This is a call for contributions to a special issue of Journal of Physics A: Mathematical and Theoretical dedicated to the subject of the `SIDE8 International Conference', Sainte-Adéle, Canada, 22-28 June 2008 (http://www.crm.umontreal.ca/SIDE8/index_e.shtml). Participants at that meeting, as well as other researchers working in the field, are invited to submit a research paper to this issue. Editorial policy The Editorial Board has invited Decio Levi, Peter Olver, Zora Thomova and Pavel Winternitz to serve as Guest Editors for the special issue. Their criteria for the acceptance of contributions are as follows. The subject of the paper should relate to the subject of the conference: Ordinary and partial difference equations Analytic difference equations Orthogonal polynomials and special functions Symmetries and reductions Difference geometry Integrable discrete systems on graphs Integrable dynamical mappings Discrete Painlevè equations Singularity confinement Algebraic entropy Complexity and growth of multivalued mapping Representations of affine Weyl groups Quantum mappings Quantum field theory on the space-time lattice All contributions will be refereed and processed according to the usual procedure of the journal. Papers should report original and significant research that has not already been published. Guidelines for preparation of contributions The DEADLINE for contributed papers will be 1 March 2009. This deadline will allow the special issue to appear in October 2009. There is a nominal page limit of 12 printed pages (approximately 7200 words) per contribution. For papers exceeding this limit, the Guest Editors reserve the right to request a reduction in length. Further advice on publishing your work in Journal of Physics A: Mathematical and Theoretical may be found at www.iop.org/Journals/jphysa. Contributions to the special issue should if possible be submitted electronically by web upload at www.iop.org/Journals/jphysa, or by email to jphysa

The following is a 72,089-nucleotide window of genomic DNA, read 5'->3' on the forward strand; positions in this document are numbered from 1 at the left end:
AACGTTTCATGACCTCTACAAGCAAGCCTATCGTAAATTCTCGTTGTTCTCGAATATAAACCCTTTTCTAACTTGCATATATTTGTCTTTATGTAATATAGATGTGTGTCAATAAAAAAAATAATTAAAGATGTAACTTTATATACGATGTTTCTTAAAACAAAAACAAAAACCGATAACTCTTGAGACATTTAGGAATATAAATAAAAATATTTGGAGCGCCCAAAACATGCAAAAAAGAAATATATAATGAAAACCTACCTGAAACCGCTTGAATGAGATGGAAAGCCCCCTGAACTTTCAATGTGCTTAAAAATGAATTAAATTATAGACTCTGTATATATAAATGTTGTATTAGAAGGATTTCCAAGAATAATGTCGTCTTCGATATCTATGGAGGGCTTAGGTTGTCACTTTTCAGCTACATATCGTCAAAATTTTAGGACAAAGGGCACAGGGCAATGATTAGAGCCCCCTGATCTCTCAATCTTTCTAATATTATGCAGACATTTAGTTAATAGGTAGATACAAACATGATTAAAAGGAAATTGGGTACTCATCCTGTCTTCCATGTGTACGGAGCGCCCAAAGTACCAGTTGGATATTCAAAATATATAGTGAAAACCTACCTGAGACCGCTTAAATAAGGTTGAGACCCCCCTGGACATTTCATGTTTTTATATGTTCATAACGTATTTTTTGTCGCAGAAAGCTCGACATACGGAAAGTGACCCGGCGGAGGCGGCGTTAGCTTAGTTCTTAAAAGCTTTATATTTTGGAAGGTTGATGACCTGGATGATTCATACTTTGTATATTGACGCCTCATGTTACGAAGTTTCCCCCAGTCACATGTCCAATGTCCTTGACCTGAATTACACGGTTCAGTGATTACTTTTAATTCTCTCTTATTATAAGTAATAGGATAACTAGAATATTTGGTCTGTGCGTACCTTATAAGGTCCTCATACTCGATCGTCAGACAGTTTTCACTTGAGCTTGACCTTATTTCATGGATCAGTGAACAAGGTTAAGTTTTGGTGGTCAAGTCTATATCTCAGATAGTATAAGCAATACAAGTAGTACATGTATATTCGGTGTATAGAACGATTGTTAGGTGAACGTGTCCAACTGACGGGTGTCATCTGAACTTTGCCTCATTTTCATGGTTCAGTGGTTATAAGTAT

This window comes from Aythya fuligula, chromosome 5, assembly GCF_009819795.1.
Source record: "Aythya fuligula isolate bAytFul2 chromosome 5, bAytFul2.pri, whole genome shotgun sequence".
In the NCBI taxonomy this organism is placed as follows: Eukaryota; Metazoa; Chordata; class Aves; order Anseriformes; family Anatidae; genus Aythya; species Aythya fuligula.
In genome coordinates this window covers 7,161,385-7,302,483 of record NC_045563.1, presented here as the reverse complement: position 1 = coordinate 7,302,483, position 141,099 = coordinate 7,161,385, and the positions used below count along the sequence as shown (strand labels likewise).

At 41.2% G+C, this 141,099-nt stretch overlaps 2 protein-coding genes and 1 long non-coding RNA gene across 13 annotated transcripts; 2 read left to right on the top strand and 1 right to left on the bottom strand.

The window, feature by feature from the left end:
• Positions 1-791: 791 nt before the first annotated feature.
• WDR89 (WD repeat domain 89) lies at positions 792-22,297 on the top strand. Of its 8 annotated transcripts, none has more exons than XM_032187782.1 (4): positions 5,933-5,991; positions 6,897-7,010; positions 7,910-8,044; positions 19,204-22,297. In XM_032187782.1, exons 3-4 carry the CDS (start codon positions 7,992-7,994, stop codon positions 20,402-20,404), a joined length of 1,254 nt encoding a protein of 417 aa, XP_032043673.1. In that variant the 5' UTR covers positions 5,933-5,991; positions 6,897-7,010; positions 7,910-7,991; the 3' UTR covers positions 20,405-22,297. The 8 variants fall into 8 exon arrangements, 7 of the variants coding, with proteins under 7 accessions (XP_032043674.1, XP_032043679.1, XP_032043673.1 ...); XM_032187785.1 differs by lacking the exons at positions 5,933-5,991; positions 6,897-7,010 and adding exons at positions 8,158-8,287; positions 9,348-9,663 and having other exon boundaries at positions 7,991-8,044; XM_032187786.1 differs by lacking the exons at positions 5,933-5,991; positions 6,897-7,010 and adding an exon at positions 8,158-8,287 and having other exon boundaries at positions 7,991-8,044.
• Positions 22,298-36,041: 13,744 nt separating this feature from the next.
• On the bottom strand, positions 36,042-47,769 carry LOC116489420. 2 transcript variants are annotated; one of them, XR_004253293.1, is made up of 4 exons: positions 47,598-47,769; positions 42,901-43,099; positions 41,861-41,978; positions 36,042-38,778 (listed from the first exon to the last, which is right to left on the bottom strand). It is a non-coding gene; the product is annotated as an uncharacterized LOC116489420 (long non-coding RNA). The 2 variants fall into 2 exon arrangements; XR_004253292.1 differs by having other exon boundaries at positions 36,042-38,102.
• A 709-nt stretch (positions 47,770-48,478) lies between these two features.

12. PREFACE: RREPS13 and Meghri13

    NASA Astrophysics Data System (ADS)

    Potylitsyn, Alexander; Karataev, Pavel; Mkrtchyan, Alpik

    2014-05-01

    electron, proton, gamma and X-ray beams are proposed in Sections 7 and 8. Conference photograph We are extremely thankful to all authors for providing their valuable contributions for these Proceedings as well as the reviewers for their constructive recommendations and criticism aiding to improve the presented articles. We are looking forward to welcoming all colleagues at the next Symposium of the biennial series RREPS-15, which will be hosted by Saint Petersburg State University in 2015. We invite all researchers interested in the field including the authors of these Proceedings. Professor Alexander Potylitsyn Tomsk Polytechnic University, Tomsk, Russia Dr Pavel Karataev Royal Holloway, University of London, Egham, United Kingdom Professor Alpik Mkrtchyan Institute of Applied Problems of Physics, Yerevan, Armenia

  13. List of Organizing Committees and Sponsors

    NASA Astrophysics Data System (ADS)

    2012-03-01